4. Modern name Isla clocks in at no. 4; we haven’t found any evidence for it used in the Middle Ages, though there is a similar sounding name Islana, one of our Mystery Monday names from 2017. Unsurprisingly, it’s also a popular element in modern compounds, including Isla-Rose (282); Isla-Mae (729), Isla-Mai (1788), and Isla-May (1887); Isla-Rae (778) and Isla-Rai (5666); Isla-Grace (1059); Isla-Marie (2901); Isla-Jane (4684), Isla-Jayne (5666) and Isla-Jean (5666); Isla-Jo (4684); Isla-Lily (4684); Isla-Louise (4684); Isla-Bleu (5666) and Isla-Blu (5666); and Isla-Savannah (5666). Iylah (920), Ila (1586), Islay (2187), and Aisla (2499) can perhaps be counted here as variants, though with modern coinages it can often be hard to tell when two names are variants of each other and when they are independent.
  5. No. 5 Emily is not the same name as Amelia above, even though their variant forms are similar enough that they are easily confused! The fanciful form Emilia (34) shows Latin influences, and resembles medieval Italian forms, while Francophone Emilie (328) and Slavic Emilija (826), Emiliya (3518), and Emilya (5666) were probably used in the Middle Ages, we just haven’t found any examples yet. The variant Emely (3985) is quite similar to how the name shows up in Chaucer. The variants Emilee (1887),Emilly (2340), Emili (2499), Emeli (3518), Emile (3606), and Emillie (3985) are, however, distinctly modern; while it’s not clear whether Emila (5666) is a modern or possibly medieval form.

    This name too is found in many modern compounds, including Emily-Rose (680), Emilia-Rose (1272), and Emilie-Rose (4684); Emily-May (2499) and Emily-Mae (2674); Emily-Jane (2901); Emilia-Grace (3178), Emily-Grace (3985), and Emilie-Grace (5666); Emily-Rae (3985); Emily-Anne (5666); and Emily-Louise (5666).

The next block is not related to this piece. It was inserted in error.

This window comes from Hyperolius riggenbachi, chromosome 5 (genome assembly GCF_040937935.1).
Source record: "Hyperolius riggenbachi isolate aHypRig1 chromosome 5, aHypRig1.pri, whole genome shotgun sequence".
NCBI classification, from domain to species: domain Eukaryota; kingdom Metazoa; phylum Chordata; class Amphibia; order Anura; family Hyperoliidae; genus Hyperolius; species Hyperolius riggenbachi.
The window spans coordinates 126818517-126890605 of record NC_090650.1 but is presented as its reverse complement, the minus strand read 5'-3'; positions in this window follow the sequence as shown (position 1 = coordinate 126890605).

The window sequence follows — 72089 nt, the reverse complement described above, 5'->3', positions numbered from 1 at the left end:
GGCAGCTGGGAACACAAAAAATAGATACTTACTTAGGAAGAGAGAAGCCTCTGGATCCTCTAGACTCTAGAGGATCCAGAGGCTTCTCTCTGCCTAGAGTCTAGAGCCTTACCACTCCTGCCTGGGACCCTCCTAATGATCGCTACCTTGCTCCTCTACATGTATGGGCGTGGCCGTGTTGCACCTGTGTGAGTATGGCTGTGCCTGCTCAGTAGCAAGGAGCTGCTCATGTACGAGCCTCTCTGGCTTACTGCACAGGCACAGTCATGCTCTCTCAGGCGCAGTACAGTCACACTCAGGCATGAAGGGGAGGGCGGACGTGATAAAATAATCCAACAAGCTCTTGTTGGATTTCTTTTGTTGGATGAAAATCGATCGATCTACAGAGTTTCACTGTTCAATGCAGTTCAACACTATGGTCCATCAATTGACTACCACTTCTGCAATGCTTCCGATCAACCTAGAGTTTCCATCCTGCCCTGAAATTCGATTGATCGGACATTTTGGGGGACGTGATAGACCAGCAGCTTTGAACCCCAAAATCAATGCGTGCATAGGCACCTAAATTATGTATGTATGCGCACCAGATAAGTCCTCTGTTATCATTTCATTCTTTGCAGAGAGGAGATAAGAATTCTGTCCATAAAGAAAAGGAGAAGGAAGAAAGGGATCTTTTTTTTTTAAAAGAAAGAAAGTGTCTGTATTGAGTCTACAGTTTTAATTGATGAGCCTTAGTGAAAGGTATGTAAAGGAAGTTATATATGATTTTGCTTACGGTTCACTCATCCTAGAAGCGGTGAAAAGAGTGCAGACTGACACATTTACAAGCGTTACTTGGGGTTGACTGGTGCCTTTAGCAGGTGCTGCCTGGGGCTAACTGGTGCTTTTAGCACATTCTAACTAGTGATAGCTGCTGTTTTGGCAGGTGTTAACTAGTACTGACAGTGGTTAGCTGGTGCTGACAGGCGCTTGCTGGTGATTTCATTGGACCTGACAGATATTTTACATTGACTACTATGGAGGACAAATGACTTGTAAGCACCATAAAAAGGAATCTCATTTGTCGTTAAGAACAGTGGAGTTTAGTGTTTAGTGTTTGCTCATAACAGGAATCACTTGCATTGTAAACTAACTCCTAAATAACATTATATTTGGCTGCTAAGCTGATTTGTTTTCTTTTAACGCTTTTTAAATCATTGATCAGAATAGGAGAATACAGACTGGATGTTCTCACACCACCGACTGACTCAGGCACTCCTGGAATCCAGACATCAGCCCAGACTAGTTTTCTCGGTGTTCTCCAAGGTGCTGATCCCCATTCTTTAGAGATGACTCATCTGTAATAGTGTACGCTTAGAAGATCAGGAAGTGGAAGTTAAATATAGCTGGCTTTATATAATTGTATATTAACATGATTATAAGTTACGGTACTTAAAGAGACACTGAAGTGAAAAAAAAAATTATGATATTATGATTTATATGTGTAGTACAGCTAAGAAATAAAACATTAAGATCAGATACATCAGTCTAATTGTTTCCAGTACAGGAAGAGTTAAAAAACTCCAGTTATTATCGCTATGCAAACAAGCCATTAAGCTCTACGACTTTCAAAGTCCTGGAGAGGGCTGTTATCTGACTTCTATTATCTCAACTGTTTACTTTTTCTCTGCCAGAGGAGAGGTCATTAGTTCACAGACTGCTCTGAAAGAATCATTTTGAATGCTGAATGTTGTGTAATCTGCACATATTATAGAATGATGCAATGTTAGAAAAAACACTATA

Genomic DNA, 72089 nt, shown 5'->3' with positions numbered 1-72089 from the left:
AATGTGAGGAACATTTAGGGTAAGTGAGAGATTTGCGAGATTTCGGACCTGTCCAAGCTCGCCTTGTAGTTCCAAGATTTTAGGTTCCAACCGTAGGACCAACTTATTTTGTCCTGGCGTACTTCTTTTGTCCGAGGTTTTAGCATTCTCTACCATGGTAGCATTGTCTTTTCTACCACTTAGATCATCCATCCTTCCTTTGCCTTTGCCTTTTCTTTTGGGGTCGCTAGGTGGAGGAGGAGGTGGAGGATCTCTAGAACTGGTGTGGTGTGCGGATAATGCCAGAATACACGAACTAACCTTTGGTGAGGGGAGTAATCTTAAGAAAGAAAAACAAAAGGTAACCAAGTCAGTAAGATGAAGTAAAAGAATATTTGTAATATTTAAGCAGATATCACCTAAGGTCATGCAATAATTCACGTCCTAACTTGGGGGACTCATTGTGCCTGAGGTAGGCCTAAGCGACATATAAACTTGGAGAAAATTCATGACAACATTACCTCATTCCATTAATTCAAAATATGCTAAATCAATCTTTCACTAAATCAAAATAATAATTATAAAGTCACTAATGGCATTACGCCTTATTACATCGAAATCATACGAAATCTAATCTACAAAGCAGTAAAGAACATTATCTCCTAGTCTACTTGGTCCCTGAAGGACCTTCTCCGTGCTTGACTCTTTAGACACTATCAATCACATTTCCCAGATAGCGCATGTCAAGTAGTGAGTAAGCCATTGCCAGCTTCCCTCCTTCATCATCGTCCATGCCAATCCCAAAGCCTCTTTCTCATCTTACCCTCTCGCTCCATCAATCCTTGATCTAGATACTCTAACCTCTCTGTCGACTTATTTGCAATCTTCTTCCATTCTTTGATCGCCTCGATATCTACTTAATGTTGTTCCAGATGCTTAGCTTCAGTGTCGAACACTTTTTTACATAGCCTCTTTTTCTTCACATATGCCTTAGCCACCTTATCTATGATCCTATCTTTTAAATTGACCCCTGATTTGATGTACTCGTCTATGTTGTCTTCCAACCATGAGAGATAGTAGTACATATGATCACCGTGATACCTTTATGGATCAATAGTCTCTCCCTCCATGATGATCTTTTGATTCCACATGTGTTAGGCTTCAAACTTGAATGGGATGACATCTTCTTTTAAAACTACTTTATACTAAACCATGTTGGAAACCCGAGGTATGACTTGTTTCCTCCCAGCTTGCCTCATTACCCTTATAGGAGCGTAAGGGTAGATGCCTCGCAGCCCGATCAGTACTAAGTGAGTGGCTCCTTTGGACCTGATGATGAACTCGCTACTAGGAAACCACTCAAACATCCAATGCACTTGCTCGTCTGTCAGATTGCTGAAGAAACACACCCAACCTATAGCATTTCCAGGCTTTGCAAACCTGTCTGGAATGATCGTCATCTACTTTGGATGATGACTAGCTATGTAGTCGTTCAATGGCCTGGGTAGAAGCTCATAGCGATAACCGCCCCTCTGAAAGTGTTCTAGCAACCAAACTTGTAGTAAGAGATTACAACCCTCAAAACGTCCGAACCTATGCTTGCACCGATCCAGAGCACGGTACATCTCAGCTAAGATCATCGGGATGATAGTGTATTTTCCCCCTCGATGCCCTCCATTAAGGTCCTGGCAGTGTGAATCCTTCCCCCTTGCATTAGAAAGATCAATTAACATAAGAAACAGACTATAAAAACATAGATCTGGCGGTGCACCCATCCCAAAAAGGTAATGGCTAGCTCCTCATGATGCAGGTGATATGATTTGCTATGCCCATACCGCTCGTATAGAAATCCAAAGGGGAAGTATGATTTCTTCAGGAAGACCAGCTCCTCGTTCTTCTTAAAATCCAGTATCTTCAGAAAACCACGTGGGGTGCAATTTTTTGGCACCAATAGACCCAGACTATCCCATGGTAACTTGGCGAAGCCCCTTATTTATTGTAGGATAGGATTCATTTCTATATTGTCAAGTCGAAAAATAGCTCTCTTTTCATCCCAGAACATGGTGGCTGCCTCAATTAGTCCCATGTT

6. Two years ago, no. 6 name Mia was no. 10; we don’t have anything to add to our analysis of the name from then! Just as the name itself appears to be modern, so are variants like Mya (126), Myah (494), Miya (536), Miah (806), Miyah (1013), Myia (4684), and all the compounds using it, including Mia-Rose (419), Mya-Rose (1526), Myah-Rose (3518), Miya-Rose (3985), and Miyah-Rose (4684); Mia-Grace (990); Mia-Louise (1977); Mia-Mae (2674), Mya-Mae (3985), Mya-May (4684), Mia-Mai (5666), and Mia-May (5666); Mia-Lily (3518); Mya-Rae (3718) and Mia-Rae (3518); Mia-Leigh (3985); Mia-Ann (5666); Mia-Bella (5666) and Miabella (5666); Mia-Jane (5666); Mia-Marie (5666); Mya-Jade (5666).
  7. There is no disputing that classic Isabella, no. 7, has a long and venerable history. One of the most popular feminine names in medieval England and France, the name was also used in Iberia and Italy and crept into Scotland and Switzerland via English and French influence. Of the many variants that are found in this modern data set, the ones in bold are also medieval spellings that occur in our data set: Isabelle (30), Isabel (138), Isobel (145), Izabella (370), Izabela (767), Isobelle (1083), Isobella (1136), Isabela (1436), Izabelle (1526), Isabell (1649), Izabel (2090), Izabele (2674), Izabell (3158), Izzabella (3518), Issabella (4684), Ishbel (5666), and Ysabella (5666) (and many of the ones that aren’t bolded, we have very similar spellings).

    The following compounds are all modern: Isabella-Rose (729), Isabelle-Rose (2674), Isabel-Rose (3985), Izabella-Rose (4684); Isabella-Grace (2499); Isabella-Mae (2499), Isabella-May (5666), and Isabelle-Mae (5666); Isabella-Hope (3985); and Isabella-Rae (4684). Similarly, the diminutive forms Izzy (864), Izzah (2340), Izzie (2901), Izza (3985) are a more modern development (the common medieval diminutive being Ibot(t)(a)).

  8. No. 8 Sophia is another enduring name, with a long heritage and a beautiful meaning. As with Isabella, many of the variants in the ONS data are also found medievally, including Sophie (17), Sofia (29), Soffia (3178) and Sophya (5666). We haven’t yet found Zofia (237), Sofija (1083), Sofie (1788), Sofiya (2901), Sofya (3985), or Zsofia (4684) but wouldn’t be surprised to one day find a pre-1600 example of any of these. The variants Szofia (2901) and Szofi (5666) are rather more unlikely to be medieval.